Or you could refactor your code to yield events instead of play and wait. But I tried this and it didn’t solve the problem (which is probably the same issue: you’ve forked it once from the old stream before it figures out that it’s already time to switch to the new stream).

(
Pdef(\par, Prout {
	3.do {
		(degree: 7, legato: 0.1, amp: 0.2, dur: 0.125).yield;
		(degree: 8, legato: 0.1, amp: 0.2, dur: 0.125).yield;
	}
});
)

(
Pdef(\main, Prout {
	inf.do {
		Pdef(\par).fork;  // still doubled; change this to `play` and it's better
		(degree: 0, legato: 0.2, amp: 0.7, dur: 0.25).yield;
		(degree: 2, legato: 0.2, amp: 0.5, dur: 0.75).yield;
	}
}).play(quant: 1);
)

hjh

Thanks for the detailed investigation! I will need to take time to go through your response carefully.

But to answer this part:

Because that’s the way the Tdef help page says you “play an independent task in parallel”. Later on, in the code examples (“Embed and fork”), it also mentions:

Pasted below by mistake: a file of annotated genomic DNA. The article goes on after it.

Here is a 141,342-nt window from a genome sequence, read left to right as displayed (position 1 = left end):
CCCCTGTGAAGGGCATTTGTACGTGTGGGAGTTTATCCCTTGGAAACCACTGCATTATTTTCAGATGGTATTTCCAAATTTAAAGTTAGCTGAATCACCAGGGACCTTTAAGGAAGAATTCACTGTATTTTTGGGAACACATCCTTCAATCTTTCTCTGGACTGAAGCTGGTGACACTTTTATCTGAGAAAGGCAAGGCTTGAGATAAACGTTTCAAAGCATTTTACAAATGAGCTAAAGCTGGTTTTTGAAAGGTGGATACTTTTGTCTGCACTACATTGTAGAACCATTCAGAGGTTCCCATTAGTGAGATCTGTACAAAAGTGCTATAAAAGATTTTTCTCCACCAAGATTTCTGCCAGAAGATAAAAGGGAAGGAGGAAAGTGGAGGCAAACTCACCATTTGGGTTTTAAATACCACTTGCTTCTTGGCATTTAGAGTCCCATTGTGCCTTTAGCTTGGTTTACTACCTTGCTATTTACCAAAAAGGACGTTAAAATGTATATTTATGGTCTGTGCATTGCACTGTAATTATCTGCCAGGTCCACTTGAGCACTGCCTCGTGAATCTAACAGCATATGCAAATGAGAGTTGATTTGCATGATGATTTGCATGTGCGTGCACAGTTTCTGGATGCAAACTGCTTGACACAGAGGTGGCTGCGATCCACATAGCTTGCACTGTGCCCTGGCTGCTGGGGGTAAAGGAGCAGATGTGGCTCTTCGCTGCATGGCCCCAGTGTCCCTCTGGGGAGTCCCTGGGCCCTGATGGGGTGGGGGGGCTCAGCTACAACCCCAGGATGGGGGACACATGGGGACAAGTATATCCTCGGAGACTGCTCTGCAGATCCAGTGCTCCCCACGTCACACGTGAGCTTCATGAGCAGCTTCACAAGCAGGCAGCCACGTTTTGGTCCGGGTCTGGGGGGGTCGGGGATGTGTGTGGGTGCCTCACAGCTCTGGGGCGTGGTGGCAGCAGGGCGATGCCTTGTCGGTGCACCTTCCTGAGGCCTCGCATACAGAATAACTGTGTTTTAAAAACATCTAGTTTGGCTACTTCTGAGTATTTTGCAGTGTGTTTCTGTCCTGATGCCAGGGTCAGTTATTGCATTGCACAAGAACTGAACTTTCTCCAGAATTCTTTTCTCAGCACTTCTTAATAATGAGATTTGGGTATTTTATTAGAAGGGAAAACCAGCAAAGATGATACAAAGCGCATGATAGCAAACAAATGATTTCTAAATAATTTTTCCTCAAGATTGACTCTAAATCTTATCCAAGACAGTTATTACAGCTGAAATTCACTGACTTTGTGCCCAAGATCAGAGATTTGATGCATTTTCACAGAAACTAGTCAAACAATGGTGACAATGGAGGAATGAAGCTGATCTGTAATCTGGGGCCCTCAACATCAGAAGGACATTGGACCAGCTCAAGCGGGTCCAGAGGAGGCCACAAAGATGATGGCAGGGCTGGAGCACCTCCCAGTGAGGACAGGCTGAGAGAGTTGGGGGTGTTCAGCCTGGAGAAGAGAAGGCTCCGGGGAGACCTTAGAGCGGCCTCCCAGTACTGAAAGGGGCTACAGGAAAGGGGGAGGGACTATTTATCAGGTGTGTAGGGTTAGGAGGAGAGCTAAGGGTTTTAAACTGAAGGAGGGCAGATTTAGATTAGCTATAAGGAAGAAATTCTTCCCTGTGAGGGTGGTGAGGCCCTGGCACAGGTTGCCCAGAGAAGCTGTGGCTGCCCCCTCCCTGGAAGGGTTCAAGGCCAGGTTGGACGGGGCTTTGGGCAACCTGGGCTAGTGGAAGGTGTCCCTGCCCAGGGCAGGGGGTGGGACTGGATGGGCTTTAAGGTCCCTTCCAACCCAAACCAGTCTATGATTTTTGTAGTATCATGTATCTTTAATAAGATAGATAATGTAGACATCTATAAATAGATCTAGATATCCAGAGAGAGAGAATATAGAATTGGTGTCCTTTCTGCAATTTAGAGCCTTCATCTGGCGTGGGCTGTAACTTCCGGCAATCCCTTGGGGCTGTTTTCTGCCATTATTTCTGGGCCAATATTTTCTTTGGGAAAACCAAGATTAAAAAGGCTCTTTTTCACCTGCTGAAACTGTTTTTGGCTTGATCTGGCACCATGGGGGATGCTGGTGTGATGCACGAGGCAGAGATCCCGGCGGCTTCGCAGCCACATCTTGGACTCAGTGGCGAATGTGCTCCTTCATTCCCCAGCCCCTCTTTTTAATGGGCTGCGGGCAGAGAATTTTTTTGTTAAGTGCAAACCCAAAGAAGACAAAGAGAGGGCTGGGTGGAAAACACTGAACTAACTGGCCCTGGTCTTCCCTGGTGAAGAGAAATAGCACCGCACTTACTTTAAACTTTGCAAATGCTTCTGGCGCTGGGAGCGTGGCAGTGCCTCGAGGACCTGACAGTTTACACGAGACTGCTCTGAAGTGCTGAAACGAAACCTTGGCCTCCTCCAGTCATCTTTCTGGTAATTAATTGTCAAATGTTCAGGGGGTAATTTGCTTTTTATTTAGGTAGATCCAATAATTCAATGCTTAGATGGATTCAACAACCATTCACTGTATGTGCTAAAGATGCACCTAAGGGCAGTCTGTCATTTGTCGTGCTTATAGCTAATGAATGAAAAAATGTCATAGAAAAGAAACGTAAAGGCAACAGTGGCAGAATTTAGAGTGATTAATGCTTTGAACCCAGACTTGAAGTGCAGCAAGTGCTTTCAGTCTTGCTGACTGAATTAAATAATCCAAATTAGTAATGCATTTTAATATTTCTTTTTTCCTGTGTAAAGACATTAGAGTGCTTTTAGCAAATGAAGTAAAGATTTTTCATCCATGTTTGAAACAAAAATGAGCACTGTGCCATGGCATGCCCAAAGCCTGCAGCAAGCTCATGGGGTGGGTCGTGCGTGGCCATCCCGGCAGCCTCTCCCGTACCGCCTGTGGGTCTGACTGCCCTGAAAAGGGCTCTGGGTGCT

// to start a tdef in its own separate thread, thus branching into parallel threads, 
// one can use .fork, or .playOnce

In my example here I am indeed generating Events (so, as you say, could switch to use Pdef instead of Tdef), but that was mainly just to keep the example simple. I wanted to try using Tasks instead of Patterns because I may be doing other (non-pattern) things, so I wanted to write it as “regular” code.

I suspect though that it’s exactly the “parallel” part that’s getting you into trouble.

From within one Tdef, you can .play another Tdef and they will be two separate streams running in parallel. The help may be misleading here. They are not merged like in Pspawner.

.fork allows multiple instances of a Tdef to run in parallel with themselves… which is great if you want that, but from your description, I’m not sure that’s what you’re after.